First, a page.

When you swap your fiat currency for a crypto asset, it is not a taxable event. A taxable event occurs when you sell it.
Who is considered a day trader by IRS?
12 Jan, 2023
Some people seem to think that when it comes to taxes, there’s always a bit of wiggle room when it comes to determining what is tax-deductible. Others are scared to death of the IRS and are willing to go to any length to keep the IRS happy. Today, we are going to examine the IRS definition of a day trader and what it might mean for those that make money trading cryptocurrency.
Remember that you are always welcome to reach out to the Exolix team if you have a question that wasn’t answered in the FAQ section or if you have something to add to the discussion. Alright, let’s get into it.
Who Does the IRS Consider a Securities Trader?
There are many people who make a living from day trading. In fact, it’s something that’s been getting more and more traction in recent years as many new online trading platforms have popped up. The rise of cryptocurrencies (cryptos are securities in the eyes of the IRS) has also impacted the day trader game in a meaningful way.
Now, it is very important to establish that there are three key points to the IRS definition of a day trader. In order to be categorized as someone who trades securities, you need to:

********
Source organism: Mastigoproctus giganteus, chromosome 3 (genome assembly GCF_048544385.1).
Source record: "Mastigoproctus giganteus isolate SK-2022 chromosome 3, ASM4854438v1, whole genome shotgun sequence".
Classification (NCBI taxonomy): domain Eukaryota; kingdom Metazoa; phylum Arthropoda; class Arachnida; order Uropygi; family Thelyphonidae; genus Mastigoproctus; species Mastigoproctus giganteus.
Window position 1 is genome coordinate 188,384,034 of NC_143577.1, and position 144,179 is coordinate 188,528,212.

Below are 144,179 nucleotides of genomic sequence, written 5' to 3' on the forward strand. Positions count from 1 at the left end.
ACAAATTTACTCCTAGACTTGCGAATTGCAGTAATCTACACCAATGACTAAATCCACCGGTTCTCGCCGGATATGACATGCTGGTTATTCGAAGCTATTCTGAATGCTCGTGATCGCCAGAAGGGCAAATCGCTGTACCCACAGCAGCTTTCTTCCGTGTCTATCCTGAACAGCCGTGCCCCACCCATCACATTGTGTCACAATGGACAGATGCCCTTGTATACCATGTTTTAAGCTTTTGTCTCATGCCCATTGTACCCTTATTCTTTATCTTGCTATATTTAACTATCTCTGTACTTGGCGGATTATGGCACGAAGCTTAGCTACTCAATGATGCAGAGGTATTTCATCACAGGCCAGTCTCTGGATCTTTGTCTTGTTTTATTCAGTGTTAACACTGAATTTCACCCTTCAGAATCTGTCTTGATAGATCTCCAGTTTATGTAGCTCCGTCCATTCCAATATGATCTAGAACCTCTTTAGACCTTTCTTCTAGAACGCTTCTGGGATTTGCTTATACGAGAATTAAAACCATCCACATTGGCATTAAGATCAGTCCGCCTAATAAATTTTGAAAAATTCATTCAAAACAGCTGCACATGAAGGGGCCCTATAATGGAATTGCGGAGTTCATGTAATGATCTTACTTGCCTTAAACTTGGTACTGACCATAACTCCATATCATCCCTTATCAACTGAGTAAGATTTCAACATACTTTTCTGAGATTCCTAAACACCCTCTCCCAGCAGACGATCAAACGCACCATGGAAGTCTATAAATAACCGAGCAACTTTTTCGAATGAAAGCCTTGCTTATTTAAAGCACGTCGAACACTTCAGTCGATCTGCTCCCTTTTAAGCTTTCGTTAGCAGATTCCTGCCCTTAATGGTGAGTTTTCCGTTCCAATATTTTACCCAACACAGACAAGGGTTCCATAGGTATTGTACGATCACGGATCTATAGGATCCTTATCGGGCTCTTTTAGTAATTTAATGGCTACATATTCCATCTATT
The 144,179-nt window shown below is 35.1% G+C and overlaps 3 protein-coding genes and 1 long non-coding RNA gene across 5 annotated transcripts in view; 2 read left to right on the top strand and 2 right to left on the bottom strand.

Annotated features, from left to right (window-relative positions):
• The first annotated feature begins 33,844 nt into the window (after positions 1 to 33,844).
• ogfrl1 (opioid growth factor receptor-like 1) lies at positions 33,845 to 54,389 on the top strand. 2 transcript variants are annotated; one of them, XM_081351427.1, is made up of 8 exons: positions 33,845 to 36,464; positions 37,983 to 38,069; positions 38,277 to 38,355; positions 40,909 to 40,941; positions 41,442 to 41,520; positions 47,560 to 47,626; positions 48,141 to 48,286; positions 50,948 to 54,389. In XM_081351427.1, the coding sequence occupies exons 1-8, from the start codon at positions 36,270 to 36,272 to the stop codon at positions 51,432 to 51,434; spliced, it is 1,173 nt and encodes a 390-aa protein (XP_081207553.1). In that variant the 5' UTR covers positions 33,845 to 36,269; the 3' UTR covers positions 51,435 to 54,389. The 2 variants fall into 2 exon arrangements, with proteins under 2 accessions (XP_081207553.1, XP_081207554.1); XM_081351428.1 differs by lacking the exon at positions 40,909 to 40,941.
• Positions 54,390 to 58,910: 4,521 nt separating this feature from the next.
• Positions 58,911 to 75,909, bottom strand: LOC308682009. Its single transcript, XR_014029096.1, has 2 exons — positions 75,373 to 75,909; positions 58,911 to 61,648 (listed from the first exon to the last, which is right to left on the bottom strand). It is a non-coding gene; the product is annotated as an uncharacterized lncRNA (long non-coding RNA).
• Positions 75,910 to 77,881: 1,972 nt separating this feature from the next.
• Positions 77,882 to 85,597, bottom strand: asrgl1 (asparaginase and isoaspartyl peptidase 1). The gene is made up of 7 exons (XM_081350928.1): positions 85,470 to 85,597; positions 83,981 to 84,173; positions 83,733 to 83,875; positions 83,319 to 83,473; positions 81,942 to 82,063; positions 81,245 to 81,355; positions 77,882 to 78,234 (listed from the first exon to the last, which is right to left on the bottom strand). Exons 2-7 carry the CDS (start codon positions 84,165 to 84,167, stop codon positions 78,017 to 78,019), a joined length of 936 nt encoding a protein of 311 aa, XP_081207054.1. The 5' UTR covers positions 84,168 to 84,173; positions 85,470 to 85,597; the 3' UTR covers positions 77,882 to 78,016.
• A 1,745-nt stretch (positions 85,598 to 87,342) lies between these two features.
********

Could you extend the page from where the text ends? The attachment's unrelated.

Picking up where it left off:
Try to profit from day-to-day market fluctuations. In other words, you make money thanks to shifts in prices of the above-mentioned securities and not from capital growth or payment of dividends;
Be active in the market;
Trade continuously and regularly.
Further points to consider:
Are your holding periods for cryptos (or any securities) purchased and sold short? Are they long?
Do you trade every day? What’s the volume?
Do you make a living off of trading? Is it possible for you to make a living off of it?
How much time do you spend trading?
Even if you consider yourself a day trader, you might not necessarily fit the IRS day trader definition. If your crypto trading activities don’t amount to a full-fledged business, then you are classified as an investor, not a trader.
It’s pivotal to understand that you can be a day trader in some areas and an investor in others. It’s sometimes difficult to make a distinction between the two, and that is why it’s essential to keep all the records related to your trading activities. That way, you can always point to the data that proves you’re an investor, not a trader.
IRS Day Traders - Further Clarifications
Even after thoroughly examining Publication 550, there are still some uncertainties related to the question “What does the IRS consider a day trader?” Still, there are questions that you can ask yourself to gauge how well you fit their definition. Let’s expand on some of the things mentioned before.
The first question to ask is how much time you spend on trading activities. There’s a common opinion that you have to spend at least 18 hours per week to fall under the category of a day trader. That being said, it can be a little murky, but 18 is the absolute minimum that you see mentioned in various legal opinions.
How many trades typically occur within a year? You have to have at least 1,000-1,200 trades in a 12-month period.